Musicians from the World Youth Symphony Orchestra before their July 2, 2017 concert. Their performance of Felix Mendelssohn’s Symphony No. 4 “Italian” is included in an episode of The Interlochen Collection.
Stored in the archives of Interlochen Center for the Arts are roughly nine decades of analog audio recordings; with each acetate transcription disc, vinyl LP, open-reel tape, and Digital Audio Tape (DAT) containing historical Interlochen concerts, recitals, performances, lectures, and presentations.
“There was a real threat of losing these historic recordings due to deterioration and damage to the physical media,” said Interlochen Public Radio Classical Music Host Dr. Amanda Sewell.
Thanks to thousands of hours of work and generous support from listeners, The Association for Recorded Sound Collections, and the Hamer D. and Phyllis C. Shafer Foundation, a large swath of these recordings were saved for posterity in digital format.
For Sewell, this ongoing project piqued her interest both as a classical music host and as a trained musicologist.
Sewell received her Ph.D in Musicology from the Indiana University Jacobs School of Music and often lectures on various scholarly topics and genres within musical history. Her work both on air and behind-the-scenes is aided by her training as it informs her research and programming.
“I’m a music historian. I want to tell stories. I want to tell people’s stories. I want to tell institutions’ stories. I love being able to put things into context for people,” Sewell said.
With access to the archives, an idea was born, and Sewell set out to utilize these recordings on air at Classical IPR.
The Sunday following the close of the 2018 Interlochen Arts Camp season, Sewell premiered her brand-new series—The Interlochen Collection—which spotlights just some of the great music digitized by her peers.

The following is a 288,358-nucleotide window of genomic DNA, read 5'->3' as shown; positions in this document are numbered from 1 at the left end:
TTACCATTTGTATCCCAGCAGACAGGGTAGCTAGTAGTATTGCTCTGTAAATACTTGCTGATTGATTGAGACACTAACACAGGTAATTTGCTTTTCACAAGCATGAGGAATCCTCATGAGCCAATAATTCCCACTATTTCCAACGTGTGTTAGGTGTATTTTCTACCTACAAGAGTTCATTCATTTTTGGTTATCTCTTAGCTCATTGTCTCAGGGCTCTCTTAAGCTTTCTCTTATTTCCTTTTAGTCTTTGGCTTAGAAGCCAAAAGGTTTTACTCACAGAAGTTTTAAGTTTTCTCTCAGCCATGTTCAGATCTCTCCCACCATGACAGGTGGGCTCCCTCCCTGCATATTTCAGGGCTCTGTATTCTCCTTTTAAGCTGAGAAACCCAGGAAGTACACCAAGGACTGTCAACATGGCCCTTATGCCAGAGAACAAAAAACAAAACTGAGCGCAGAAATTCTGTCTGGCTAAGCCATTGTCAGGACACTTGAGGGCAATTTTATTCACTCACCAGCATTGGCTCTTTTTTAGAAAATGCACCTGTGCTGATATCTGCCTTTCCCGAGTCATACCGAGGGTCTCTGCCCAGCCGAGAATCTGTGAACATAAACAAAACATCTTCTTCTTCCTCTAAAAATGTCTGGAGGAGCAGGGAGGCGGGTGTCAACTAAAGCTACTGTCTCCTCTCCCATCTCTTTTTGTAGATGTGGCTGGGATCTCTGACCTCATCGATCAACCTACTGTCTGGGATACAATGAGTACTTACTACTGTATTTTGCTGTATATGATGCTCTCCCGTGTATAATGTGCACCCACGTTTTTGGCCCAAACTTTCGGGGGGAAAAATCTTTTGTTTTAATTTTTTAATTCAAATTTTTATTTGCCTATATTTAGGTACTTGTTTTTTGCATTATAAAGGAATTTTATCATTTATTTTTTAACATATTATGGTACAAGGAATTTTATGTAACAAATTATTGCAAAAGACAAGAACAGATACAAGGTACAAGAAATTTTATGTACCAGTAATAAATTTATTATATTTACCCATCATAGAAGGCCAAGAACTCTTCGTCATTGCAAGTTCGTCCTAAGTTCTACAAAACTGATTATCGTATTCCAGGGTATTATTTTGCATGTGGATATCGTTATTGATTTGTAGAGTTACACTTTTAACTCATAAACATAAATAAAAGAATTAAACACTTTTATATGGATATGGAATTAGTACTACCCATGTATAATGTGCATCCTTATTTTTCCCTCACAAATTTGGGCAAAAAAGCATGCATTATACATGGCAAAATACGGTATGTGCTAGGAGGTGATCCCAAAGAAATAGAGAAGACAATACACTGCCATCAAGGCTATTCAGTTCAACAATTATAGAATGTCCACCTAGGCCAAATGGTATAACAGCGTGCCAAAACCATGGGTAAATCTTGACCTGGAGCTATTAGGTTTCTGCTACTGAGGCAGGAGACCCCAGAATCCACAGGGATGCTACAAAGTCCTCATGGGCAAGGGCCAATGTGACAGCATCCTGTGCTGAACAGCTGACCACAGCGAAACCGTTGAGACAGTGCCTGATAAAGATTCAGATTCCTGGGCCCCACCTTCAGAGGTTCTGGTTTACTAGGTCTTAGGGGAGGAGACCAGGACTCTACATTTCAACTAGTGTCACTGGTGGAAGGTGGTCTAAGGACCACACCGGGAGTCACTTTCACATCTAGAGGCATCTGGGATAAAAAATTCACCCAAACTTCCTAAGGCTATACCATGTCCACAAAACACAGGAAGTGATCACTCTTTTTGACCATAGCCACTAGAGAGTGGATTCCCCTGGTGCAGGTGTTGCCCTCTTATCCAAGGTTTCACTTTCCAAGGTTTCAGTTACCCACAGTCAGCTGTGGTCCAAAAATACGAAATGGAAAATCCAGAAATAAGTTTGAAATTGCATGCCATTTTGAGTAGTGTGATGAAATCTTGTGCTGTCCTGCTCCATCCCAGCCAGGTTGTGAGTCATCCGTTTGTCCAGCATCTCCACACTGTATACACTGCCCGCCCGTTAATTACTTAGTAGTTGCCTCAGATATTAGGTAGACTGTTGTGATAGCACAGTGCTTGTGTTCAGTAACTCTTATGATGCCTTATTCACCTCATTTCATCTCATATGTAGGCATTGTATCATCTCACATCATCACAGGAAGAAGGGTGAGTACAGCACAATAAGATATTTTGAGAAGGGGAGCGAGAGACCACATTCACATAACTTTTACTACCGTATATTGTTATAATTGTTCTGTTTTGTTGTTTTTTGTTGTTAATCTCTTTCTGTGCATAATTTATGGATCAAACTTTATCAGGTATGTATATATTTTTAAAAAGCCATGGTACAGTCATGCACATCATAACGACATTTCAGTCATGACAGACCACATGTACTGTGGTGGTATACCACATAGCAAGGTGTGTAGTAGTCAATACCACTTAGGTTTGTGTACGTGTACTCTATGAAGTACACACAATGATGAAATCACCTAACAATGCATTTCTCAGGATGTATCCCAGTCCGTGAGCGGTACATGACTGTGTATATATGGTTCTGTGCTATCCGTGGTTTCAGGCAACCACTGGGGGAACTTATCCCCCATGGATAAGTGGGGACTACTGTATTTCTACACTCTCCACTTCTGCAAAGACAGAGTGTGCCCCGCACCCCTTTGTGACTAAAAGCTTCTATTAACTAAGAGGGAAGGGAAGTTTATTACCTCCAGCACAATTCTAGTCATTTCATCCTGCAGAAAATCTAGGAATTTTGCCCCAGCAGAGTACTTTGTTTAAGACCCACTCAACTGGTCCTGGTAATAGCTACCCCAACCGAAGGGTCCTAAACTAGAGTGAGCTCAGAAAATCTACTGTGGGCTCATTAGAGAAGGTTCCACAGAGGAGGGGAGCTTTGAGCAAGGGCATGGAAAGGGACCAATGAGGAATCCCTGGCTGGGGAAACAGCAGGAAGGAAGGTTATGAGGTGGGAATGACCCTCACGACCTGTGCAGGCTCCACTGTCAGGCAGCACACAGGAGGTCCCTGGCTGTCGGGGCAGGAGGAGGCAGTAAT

“Our very first episode was all recordings from the first-ever semester of Interlochen Arts Academy,” Sewell said. “To think about what that meant—what a monumental thing that was. These 16-year-olds were playing Mendelssohn in the woods, and here we are 60 years later still listening. To them it may have been just a performance, but it was the start of something new.”
Nearly every Sunday evening since, The Interlochen Collection has been featured over the airwaves of Classical IPR. Each episode is programmed thematically by composer, genre, season, alumni, or subject matter.
One such episode featured hornist, composer, and orchestrator Brad Warnaar (IAA 65-68, IAC/NMC 65), and included historical recordings from his time as an Interlochen student as well as professional recordings made in the years since.
“We aired his performance of Mozart’s Horn Concerto No. 4 from the 1967 Arts Academy concerto competition. We were also able to play his daughter Clara’s (IAA 06-09, IAC 02-06) performance from when she won the competition 41 years later,” Sewell said. “The legacy of that is very cool.”
Even with much of the audio digitized, these performances are often far from being ready to air. “The Archives team gets grants to digitize by medium. Each file contains a performance as-is, without any editing,” Sewell said.
Working alongside IPR intern and producer Monica Yost, Sewell matches the digital archival files with event programs to determine the repertoire and copyright status, and begins the process of editing down the file by piece.
“Some of the programs haven’t been digitized so we have to search the archives for physical copies,” Sewell said. “Interlochen owns any recording, but copyright has two dimensions: recorded sound and the piece being recorded. We can only broadcast public domain pieces without having to pay for rights. If the piece is too new, we can only broadcast it if Interlochen owns the score and all the parts.”
Without fully wading into the quagmire of copyright law, Sewell offered an example of one such performance where she deemed it necessary to seek out the broadcast rights for a recording.
For their “Music from the United States” episode, Sewell and Yost discovered a November 1989 Interlochen Arts Academy Orchestra performance of Aaron Copland’s “Lincoln Portrait” conducted by Byron Hanson (IAC/NMC 58-59) and narrated by longtime IPR host Edward Catton.
“The performance was really special, but you can’t actually buy the score—it’s only available for rental. So we paid a substantial fee to Copland’s publisher for a year of broadcast rights,” Sewell said.
In the end, the decision to include or omit pieces from any episode is often one of the most crucial choices made by Sewell and Yost. It isn’t just about vetting and airing the most technically perfect performance, but about sharing the ones that tell the best story about the young musicians featured in each episode.
“I have to remind myself that these are high school students playing. This is not the New York Philharmonic. The musicians on these recordings are just like the ones that I eat lunch around every day. Their heads are full of many things in addition to music,” Sewell said with a laugh. “It might not be perfect. That’s part of it being a historical document. It adds to the charm.”